An Australian living overseas has revealed he was able to vote twice in the same-sex marriage postal survey thanks to a glitch.
James West, 35, formerly of Sydney, works as a journalist in New York and registered to vote in the plebiscite online from overseas.
He received a 'secure access code' allowing him to cast his vote, but at the same time received a letter in the post addressed to him with a different code.
Mr West told Daily Mail Australia being assigned two different codes immediately threw up a red flag.
After registering to vote online he was sent a letter from the Australian Bureau of Statistics on September 25.
He was concerned about what his experience meant for the integrity of the online voting system.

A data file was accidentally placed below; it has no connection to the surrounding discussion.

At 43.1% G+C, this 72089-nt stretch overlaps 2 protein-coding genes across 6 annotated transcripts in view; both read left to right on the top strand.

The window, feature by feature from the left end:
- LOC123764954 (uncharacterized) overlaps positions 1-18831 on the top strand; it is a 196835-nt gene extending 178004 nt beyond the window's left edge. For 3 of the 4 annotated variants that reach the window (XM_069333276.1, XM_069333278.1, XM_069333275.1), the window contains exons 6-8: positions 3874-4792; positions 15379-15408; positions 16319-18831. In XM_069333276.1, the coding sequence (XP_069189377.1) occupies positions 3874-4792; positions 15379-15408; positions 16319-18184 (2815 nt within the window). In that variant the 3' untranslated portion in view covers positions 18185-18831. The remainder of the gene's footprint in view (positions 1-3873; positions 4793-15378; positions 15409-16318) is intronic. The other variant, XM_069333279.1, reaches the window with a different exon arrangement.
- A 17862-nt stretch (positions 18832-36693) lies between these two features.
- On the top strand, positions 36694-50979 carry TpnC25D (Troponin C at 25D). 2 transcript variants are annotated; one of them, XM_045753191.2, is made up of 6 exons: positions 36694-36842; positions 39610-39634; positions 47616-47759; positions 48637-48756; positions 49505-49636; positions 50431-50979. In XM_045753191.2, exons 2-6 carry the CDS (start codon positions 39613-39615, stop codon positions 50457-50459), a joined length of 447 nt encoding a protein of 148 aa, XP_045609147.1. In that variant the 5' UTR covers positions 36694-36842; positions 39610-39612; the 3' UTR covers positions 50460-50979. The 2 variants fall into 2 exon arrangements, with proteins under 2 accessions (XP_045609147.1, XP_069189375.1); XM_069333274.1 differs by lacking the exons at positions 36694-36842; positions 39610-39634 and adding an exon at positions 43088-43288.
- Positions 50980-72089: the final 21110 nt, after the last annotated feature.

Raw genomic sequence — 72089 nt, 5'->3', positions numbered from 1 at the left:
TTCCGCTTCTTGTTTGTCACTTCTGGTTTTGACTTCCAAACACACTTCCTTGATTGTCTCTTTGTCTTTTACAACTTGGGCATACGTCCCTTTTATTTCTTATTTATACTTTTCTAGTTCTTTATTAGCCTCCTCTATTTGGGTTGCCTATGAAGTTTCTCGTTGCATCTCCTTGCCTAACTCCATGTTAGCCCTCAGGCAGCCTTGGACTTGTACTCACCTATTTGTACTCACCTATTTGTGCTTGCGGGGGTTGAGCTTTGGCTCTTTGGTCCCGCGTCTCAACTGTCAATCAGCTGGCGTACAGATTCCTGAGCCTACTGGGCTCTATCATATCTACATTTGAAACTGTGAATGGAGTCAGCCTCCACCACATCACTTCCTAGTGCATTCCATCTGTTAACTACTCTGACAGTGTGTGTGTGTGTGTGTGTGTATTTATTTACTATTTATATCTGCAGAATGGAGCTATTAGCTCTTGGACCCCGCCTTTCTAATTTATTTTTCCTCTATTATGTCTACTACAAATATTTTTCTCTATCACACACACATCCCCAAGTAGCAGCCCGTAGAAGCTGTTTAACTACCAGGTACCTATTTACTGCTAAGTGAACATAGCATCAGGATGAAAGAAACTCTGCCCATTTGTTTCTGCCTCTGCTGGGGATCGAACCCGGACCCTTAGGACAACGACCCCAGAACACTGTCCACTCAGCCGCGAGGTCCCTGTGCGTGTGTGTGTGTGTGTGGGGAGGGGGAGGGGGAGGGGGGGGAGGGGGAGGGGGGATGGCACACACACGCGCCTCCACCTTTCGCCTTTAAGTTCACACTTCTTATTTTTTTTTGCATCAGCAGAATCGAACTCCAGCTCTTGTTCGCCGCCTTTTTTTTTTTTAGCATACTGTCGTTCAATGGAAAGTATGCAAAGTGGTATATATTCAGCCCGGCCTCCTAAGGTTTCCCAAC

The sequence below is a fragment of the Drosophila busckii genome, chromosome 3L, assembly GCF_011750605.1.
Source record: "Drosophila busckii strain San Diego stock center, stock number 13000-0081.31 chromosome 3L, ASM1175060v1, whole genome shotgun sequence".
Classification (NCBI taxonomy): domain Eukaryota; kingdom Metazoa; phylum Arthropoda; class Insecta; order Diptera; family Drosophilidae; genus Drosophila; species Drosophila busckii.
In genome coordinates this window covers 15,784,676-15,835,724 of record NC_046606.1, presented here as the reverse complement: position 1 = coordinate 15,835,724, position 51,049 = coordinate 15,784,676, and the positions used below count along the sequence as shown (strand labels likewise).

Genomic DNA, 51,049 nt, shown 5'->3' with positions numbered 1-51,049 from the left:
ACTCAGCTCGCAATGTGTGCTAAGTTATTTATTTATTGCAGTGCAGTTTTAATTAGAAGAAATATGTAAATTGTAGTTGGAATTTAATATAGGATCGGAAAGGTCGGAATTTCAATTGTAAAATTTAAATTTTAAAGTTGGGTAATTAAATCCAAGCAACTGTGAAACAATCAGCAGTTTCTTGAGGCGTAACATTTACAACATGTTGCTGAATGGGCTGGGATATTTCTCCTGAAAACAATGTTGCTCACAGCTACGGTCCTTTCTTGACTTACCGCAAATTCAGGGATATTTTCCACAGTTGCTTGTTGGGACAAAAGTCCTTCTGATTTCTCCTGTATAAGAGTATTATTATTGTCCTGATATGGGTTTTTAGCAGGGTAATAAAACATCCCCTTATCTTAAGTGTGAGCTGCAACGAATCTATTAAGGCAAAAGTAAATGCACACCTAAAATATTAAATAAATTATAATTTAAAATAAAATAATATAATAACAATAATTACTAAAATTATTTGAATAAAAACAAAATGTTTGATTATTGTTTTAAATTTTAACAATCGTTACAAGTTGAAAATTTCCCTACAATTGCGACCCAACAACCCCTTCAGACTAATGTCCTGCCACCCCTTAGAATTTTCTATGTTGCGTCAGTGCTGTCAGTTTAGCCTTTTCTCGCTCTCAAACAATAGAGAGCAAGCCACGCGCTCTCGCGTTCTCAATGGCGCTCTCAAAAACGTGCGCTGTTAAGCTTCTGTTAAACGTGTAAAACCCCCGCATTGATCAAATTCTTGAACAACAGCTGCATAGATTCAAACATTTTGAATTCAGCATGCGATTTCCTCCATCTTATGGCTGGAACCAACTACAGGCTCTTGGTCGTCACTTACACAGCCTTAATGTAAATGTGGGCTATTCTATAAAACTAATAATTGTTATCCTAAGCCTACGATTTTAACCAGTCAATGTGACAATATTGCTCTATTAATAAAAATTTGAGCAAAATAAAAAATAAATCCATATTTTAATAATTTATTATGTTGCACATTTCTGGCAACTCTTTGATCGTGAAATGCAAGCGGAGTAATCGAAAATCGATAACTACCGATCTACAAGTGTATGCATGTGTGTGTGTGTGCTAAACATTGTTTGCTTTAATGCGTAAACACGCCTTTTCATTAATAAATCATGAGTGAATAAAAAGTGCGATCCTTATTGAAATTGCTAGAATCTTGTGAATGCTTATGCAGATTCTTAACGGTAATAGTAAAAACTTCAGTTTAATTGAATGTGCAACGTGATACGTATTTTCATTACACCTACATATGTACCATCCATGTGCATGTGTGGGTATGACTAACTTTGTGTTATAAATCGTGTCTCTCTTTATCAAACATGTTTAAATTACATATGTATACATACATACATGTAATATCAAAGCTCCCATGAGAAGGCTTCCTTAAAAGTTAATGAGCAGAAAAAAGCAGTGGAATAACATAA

He got in touch with the ABS, and after a 'sizeable back and forth' was told that the bureau would 'clean this mess up later', and assured Mr West he had not voted twice.
He was also given a confusing explanation as to which one of his two votes would count.
At first he was told it would be the initial vote he had cast, but then the ABS said it would be the code that was generated most recently – in this case the one that he applied for online.
Mr West said the multiple-vote experience raised two 'major issues', and believes there should be more transparency about the process.
He also questioned whether the ABS was equipped to pull off the plebiscite.
'We really don't know much about what kind of software system they're using when they talk about duplicate votes.
He said he hadn't heard of any other ex-pats having similar experiences.
An Australian Bureau of Statistics spokeswoman said the bureau has measures in place to 'ensure the secrecy of each survey response and the integrity of the process'.
The spokeswoman said processing of forms means there is 'no risk' that people can vote twice.
'The ABS is carrying out the... survey with a high level of transparency and integrity to provide assurance in the accuracy of the data'.